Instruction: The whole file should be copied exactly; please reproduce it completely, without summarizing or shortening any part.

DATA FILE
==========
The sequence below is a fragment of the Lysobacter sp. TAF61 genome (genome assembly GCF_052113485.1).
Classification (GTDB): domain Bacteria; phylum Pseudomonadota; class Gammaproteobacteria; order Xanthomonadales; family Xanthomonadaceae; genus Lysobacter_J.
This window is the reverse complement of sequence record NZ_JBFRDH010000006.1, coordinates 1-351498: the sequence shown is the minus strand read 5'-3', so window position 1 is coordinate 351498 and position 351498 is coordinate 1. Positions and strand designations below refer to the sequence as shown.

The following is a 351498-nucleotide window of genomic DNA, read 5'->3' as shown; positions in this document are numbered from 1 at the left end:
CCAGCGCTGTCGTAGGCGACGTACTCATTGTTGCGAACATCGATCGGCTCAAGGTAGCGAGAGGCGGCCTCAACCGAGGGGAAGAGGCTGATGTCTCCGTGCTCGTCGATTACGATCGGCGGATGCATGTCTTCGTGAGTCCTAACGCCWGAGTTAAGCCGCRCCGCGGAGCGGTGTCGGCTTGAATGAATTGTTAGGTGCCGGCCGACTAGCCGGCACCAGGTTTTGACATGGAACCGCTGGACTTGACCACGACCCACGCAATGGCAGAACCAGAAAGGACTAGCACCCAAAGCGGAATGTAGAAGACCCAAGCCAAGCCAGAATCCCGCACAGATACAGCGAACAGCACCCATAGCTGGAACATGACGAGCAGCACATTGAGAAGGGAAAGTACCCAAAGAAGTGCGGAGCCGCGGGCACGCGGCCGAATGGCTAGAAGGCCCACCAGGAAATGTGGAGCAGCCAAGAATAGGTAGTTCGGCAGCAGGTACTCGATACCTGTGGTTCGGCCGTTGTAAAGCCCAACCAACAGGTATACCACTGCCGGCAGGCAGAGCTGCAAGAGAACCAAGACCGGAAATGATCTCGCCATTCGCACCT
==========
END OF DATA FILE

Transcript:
The sequence below is a fragment of the Lysobacter sp. TAF61 genome (genome assembly GCF_052113485.1).
Classification (GTDB): domain Bacteria; phylum Pseudomonadota; class Gammaproteobacteria; order Xanthomonadales; family Xanthomonadaceae; genus Lysobacter_J.
This window is the reverse complement of sequence record NZ_JBFRDH010000006.1, coordinates 1-351498: the sequence shown is the minus strand read 5'-3', so window position 1 is coordinate 351498 and position 351498 is coordinate 1. Positions and strand designations below refer to the sequence as shown.

The following is a 351498-nucleotide window of genomic DNA, read 5'->3' as shown; positions in this document are numbered from 1 at the left end:
CCAGCGCTGTCGTAGGCGACGTACTCATTGTTGCGAACATCGATCGGCTCAAGGTAGCGAGAGGCGGCCTCAACCGAGGGGAAGAGGCTGATGTCTCCGTGCTCGTCGATTACGATCGGCGGATGCATGTCTTCGTGAGTCCTAACGCCWGAGTTAAGCCGCRCCGCGGAGCGGTGTCGGCTTGAATGAATTGTTAGGTGCCGGCCGACTAGCCGGCACCAGGTTTTGACATGGAACCGCTGGACTTGACCACGACCCACGCAATGGCAGAACCAGAAAGGACTAGCACCCAAAGCGGAATGTAGAAGACCCAAGCCAAGCCAGAATCCCGCACAGATACAGCGAACAGCACCCATAGCTGGAACATGACGAGCAGCACATTGAGAAGGGAAAGTACCCAAAGAAGTGCGGAGCCGCGGGCACGCGGCCGAATGGCTAGAAGGCCCACCAGGAAATGTGGAGCAGCCAAGAATAGGTAGTTCGGCAGCAGGTACTCGATACCTGTGGTTCGGCCGTTGTAAAGCCCAACCAACAGGTATACCACTGCCGGCAGGCAGAGCTGCAAGAGAACCAAGACCGGAAATGATCTCGCCATTCGCACCT